Home5G & BeyondOpensignal: 3G still dominates leading African markets 

    Opensignal: 3G still dominates leading African markets 


    Lack of fixed infrastructure means mobile data rules with wi-fi only sporadically used 

    Smartphone users across the African continent are faced with slower speeds and a worse user experience because they are having to spend a large proportion of time connected to older network generations — like 3G, or even 2G. 

    Analysts Opensignal looked at the experience of smartphone users across the 15 markets in Africa with the highest numbers of unique mobile subscribers, according to GSMA Intelligence. It found that smartphone users in Ethiopia and Angola where mobile experience scores tend to be low spend more than 40% of their time connected to 3G services. By contrast, users in Uganda, Ghana, and Sudan — more than 30% of the time.    

    Limited spectrum bandwidth, together with heavy use of 3G connectivity and lower maximum data transfer rates adversely affects the quality of the overall mobile network experience in African markets. Smartphone users spend more than 5% of their time connected to 2G in Angola, Ethiopia, Ghana, Nigeria, Sudan, and Tanzania.  

    However, in South Africa and Morocco, users spend just 1.9-2% of their time on 2G. Opensignal said smartphone users in Sudan, Morocco, Angola, and Cameroon spend the highest proportion of time with no signal among African markets, ranging from 3.3 to 4.9% of the time, which makes connecting to mobile services even more challenging.  

    The numbers are not surprising given how older and simpler mobile devices are the norm in many countries.  

    In Ethiopia, Angola, and Sudan smartphone users connect to 4G services for less than half of the time. At the other end of the scale, South Africa is the leader in terms of time our smartphone users spend connected to 4G or better services — 85.6% of the time, 7.9 percentage points ahead of Egypt, and around twice as often as those in Ethiopia which only recently liberalised its mobile market.  

    Majority never connect to wi-fi 

    For many internet users worldwide, especially in low and middle-income markets, mobile connectivity is the main, and often only, means of access. Opensignal data demonstrates that in many African markets, users connect to wi-fi services very sporadically — smartphone users spend only 8.7% of their time on wi-fi in Sudan, 11.9% in Ghana, and 12.5% in the Democratic Republic of the Congo. 

    On the other hand, smartphone users in South Africa spend the most time on wi-fi across the observed markets (58.6%) followed by Egypt with nearly half of the time connected to wi-fi services.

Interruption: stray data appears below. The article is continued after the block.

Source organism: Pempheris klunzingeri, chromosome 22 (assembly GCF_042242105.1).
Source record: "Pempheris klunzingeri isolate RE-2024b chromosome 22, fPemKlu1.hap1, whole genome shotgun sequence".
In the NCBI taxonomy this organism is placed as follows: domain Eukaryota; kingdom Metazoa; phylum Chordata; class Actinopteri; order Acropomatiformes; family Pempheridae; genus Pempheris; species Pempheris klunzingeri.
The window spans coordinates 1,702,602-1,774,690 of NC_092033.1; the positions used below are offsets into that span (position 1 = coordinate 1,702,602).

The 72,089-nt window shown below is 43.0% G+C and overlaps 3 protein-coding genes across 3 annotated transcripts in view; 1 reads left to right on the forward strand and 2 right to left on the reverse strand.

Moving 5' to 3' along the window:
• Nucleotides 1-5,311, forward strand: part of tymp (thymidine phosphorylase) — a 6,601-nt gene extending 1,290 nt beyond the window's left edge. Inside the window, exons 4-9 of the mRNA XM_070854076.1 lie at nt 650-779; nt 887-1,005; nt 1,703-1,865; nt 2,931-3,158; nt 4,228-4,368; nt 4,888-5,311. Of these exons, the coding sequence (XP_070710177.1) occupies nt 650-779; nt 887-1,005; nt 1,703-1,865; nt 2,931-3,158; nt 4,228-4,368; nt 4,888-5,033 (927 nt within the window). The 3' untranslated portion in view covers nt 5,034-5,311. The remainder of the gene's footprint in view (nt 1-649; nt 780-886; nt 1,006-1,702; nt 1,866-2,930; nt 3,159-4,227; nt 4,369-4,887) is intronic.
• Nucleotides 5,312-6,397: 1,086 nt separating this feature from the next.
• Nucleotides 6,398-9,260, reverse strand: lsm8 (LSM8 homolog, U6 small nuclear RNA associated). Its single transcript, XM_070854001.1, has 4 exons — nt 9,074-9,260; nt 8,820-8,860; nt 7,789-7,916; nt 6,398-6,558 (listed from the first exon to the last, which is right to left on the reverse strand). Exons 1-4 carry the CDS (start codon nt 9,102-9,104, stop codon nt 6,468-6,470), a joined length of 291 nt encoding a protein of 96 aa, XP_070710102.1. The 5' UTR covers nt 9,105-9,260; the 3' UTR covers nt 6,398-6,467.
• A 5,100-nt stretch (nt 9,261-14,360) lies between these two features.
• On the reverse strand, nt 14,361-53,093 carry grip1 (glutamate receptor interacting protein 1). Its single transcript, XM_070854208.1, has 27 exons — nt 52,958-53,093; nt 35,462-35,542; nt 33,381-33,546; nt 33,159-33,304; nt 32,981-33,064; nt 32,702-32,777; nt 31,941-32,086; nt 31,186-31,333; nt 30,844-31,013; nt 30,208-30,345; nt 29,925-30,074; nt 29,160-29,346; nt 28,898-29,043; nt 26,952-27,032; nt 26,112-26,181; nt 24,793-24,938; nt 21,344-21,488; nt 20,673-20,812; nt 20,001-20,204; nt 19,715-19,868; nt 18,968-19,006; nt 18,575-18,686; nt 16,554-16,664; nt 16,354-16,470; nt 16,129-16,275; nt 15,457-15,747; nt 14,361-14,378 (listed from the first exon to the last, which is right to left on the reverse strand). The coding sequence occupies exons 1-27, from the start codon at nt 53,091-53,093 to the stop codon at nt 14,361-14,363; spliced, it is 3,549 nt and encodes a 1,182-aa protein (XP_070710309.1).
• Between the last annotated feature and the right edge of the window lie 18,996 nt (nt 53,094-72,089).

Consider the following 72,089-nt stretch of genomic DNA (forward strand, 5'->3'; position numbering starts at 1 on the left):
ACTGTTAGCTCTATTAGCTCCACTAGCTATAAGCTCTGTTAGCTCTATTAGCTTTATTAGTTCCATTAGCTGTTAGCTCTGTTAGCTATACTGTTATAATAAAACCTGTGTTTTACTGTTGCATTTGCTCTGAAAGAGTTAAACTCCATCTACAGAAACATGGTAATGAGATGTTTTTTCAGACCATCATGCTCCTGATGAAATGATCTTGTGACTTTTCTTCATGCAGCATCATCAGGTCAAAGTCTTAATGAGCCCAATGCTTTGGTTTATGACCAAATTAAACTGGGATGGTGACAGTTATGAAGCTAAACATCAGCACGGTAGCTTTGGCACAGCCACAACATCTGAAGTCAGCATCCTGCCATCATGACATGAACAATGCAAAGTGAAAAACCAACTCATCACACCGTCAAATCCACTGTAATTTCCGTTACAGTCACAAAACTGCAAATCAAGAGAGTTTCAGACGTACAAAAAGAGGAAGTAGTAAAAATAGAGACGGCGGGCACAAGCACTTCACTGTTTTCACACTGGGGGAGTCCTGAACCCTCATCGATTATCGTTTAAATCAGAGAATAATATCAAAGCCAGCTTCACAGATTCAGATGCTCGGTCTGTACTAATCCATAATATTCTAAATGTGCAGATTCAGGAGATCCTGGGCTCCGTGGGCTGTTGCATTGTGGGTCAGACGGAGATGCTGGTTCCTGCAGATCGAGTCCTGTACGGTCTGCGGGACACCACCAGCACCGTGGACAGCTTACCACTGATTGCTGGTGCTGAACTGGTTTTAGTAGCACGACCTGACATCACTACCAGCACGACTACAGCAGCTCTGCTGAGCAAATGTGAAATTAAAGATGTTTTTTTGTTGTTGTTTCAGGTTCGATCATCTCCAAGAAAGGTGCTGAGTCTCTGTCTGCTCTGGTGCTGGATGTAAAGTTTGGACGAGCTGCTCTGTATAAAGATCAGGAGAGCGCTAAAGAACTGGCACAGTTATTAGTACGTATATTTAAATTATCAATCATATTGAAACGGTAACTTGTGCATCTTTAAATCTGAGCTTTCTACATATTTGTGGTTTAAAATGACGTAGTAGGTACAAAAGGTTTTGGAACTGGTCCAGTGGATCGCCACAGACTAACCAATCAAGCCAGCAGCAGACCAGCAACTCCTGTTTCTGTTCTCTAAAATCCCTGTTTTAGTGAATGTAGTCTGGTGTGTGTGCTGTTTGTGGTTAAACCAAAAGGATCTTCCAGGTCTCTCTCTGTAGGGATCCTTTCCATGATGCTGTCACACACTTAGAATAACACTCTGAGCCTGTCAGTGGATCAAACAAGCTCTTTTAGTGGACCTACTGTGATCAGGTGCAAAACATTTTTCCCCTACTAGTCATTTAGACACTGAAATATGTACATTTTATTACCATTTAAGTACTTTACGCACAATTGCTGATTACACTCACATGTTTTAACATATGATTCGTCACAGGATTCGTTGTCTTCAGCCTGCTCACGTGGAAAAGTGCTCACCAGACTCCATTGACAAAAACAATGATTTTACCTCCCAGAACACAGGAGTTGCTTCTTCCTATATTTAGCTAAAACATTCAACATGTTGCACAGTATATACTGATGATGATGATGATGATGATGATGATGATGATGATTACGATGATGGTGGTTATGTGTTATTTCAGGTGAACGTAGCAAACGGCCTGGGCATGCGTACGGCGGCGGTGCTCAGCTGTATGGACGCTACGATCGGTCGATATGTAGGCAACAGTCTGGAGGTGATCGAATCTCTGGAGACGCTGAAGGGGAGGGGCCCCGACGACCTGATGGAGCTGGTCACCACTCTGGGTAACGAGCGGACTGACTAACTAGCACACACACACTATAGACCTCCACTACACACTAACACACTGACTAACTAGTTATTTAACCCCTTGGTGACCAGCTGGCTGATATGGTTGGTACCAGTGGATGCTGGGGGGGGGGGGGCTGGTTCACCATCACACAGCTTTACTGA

Opensignal data showed a substantial share of mobile-only Internet users, who never connect to wi-fi services and rely only on mobile connectivity for data transfers. In eight out of the 15 analysed markets, more than 40% of mobile-only users never connect to wi-fi.  

    In three markets — Uganda, Sudan and Ghana — more than half of measured smartphone users only use mobile networks. By contrast, less than 10% of smartphone users in South Africa or Egypt only use mobile connectivity.  

    General mobile experience 

    Opensignal users in South Africa enjoy the fastest download speeds (27.3Mbps) and the most consistent quality of mobile services in Africa, while also connecting to 4G and 5G services for the highest proportion of time. Egypt and Kenya are in a statistical tie for third place, with scores of 16.2-16.3Mbps. Meanwhile, Morocco leads for upload speed experience (7.5Mbps), games experience, and voice app experience. 

    Smartphone users in South Africa understandably enjoy the most consistent mobile network experience in Africa, as the market leads with an Opensignal score of 50.9%. This is 4.9 percentage points ahead of second-placed Egypt and 5.6 percentage points ahead of third-placed Morocco. 

    These scores reflect the percentage of tests in which Opensignal’s smartphone users’ experience on a network is sufficient to support the requirements of more common demanding applications, such as video calling, uploading an image to social media, or using smart home applications.  

    In Ghana, Sudan, and Côte d’Ivoire, the percentage of successful tests was below 10%, with Ethiopia and Cameroon scoring as low as 0.1%. These relatively low scores are likely due to the high usage of old 3G technology in those markets. 

    5G will change the mobile experience 

    At the moment, the presence of 5G connectivity is poor on the continent, with only South Africa having a more substantial number of 5G subscriptions, while others observe only several thousand of 5G users. Opensignal concludes the road to ubiquitous 5G in Africa is likely to be a long one, as access to 4G is still not universal and many users still rely on 2G and 3G networks to connect to the mobile internet.